This section is from the book "A Treatise On Beverages or The Complete Practical Bottler", by Charles Herman Sulz. Also available from Amazon: A Treatise On Beverages.
Any defect of polish may be brought up with tripoli, followed by putty powder, both being used along with water.
James W. Tufts gives the following directions in regard to care of marble: " If the marble shows a sign of dimness, the gloss may be restored by using a compound of spirits of turpentine and bees-wax, mixed to the consistency of ordinary salve. Put this over the dim part, and then rub smartly with a soft, dry cloth for about a minute or more. If only slightly dim, the gloss of black or fancy marbles can be restored by rubbing on sweet or olive oil, but oil should never be used upon white marble. I have found in some instances that customers used the same cloth to wipe off the drippings on the counter slab and the front of the apparatus. As the cloth is saturated with the acid it will, when so used, surely destroy the polish on the apparatus"
Colored marbles are improved by rubbing well with a small quantity of olive oil.
Soft soap, mixed with powdered chalk and a little soda and jewellers' rouge, the whole mixture warmed and applied with a piece of flannel or felt, will be an effective mixture for cleansing marble; polish afterwards with clean felt.
Slaked lime, moistened with a strong solution of washing soda in hot water, and rubbed over the marble and let become dry, is recommended to remove discoloration from smoke. Afterwards brush off, wash with plenty of water and polish with tripoli.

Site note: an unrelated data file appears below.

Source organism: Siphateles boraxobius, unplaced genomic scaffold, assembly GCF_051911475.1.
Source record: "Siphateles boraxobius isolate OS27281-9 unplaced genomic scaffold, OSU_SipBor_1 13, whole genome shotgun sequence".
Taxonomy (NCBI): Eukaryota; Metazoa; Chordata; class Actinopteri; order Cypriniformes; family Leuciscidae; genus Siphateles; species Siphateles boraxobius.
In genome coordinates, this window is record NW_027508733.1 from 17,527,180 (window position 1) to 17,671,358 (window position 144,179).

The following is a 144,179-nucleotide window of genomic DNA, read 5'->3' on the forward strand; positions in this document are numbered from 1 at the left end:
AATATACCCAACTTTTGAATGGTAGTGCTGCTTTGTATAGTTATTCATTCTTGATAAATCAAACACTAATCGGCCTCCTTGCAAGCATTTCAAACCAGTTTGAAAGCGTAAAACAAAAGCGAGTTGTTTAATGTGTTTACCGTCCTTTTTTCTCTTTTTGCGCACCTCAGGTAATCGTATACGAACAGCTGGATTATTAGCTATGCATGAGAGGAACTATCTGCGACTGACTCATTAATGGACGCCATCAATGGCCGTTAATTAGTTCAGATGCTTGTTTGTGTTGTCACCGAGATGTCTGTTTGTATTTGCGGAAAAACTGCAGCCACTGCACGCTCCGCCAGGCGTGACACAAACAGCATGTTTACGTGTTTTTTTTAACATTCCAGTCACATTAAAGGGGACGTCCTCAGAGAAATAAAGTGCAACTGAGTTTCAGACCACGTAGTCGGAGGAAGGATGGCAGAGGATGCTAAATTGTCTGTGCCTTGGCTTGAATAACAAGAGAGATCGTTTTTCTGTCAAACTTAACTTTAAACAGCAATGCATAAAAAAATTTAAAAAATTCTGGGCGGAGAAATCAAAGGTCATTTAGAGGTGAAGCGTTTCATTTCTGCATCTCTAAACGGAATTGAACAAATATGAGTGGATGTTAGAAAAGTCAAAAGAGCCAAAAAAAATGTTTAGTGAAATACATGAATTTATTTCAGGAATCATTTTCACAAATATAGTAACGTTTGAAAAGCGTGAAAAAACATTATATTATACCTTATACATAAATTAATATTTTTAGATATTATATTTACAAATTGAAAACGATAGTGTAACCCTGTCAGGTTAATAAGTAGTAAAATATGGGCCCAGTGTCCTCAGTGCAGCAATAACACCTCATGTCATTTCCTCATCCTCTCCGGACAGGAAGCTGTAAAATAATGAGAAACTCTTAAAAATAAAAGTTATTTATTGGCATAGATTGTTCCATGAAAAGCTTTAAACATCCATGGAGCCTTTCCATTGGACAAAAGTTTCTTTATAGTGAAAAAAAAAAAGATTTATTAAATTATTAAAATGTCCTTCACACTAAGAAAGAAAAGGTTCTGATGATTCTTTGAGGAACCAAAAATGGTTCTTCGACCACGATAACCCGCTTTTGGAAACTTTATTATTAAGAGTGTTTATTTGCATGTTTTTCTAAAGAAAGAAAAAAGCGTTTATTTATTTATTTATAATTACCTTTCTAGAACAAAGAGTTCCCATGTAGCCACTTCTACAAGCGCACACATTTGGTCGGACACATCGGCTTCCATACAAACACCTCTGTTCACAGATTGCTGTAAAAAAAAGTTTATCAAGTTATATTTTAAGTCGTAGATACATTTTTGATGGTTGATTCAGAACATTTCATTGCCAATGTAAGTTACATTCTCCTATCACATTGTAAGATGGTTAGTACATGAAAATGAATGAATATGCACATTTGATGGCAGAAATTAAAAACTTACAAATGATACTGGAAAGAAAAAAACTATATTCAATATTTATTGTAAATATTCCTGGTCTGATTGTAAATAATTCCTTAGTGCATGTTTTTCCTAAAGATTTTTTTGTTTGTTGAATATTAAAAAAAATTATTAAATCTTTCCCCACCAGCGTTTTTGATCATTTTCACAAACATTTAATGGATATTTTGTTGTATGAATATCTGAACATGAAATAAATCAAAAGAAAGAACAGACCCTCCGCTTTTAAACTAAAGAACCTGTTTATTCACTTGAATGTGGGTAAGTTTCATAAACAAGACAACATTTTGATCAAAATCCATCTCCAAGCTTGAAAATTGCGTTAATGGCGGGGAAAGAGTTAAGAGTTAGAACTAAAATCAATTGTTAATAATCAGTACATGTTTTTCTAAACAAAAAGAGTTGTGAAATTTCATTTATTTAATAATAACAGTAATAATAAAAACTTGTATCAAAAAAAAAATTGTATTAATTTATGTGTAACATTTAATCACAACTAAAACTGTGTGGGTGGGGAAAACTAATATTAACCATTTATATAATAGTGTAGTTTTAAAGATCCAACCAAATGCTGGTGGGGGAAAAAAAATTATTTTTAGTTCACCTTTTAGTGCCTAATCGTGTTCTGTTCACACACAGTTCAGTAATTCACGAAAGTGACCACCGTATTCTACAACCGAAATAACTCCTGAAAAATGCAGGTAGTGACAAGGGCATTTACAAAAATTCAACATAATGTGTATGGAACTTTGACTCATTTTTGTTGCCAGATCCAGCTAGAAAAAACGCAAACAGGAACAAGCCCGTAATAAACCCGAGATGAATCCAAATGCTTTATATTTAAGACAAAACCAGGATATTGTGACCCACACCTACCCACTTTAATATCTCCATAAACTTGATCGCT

Wine and fruit stains on marble, if not too old and dry, are removed by applying a paste made of powdered chalk and water; cover the stains with this paste, leave it over night and rub it off the next day with a damp rag. The paste will absorb the acid.
Oil stains are best removed by benzine-magnesia - that is, a paste made of dry magnesia and benzine - as also used for cleansing bright metallic parts; the stain is covered with it and the paste allowed to dry; it should contain sufficient benzine to be soft enough and give off benzine when squeezed, but should not contain it in abundance, as the liquid would run off. The paste is left over night, protected with some covering to avoid evaporation, and the operation is repeated until the stain is removed.
Oil and grease may be generally removed by spreading a paste made of soft soap, caustic potash lye, and Fuller's earth over the part, and allowing it to remain there for a few days; after which it must be washed off with clean water. Or equal parts of crude potash and whiting are made into a moderately stiff paste with a sufficiency of boiling water, and applied to the marble with a brush. At the end of two or three days the paste is removed and the marble washed with soap and water.
Another means is a paste made of white lead and common table salt, put on the impure spots. After the paste has become dry, the stains have disappeared.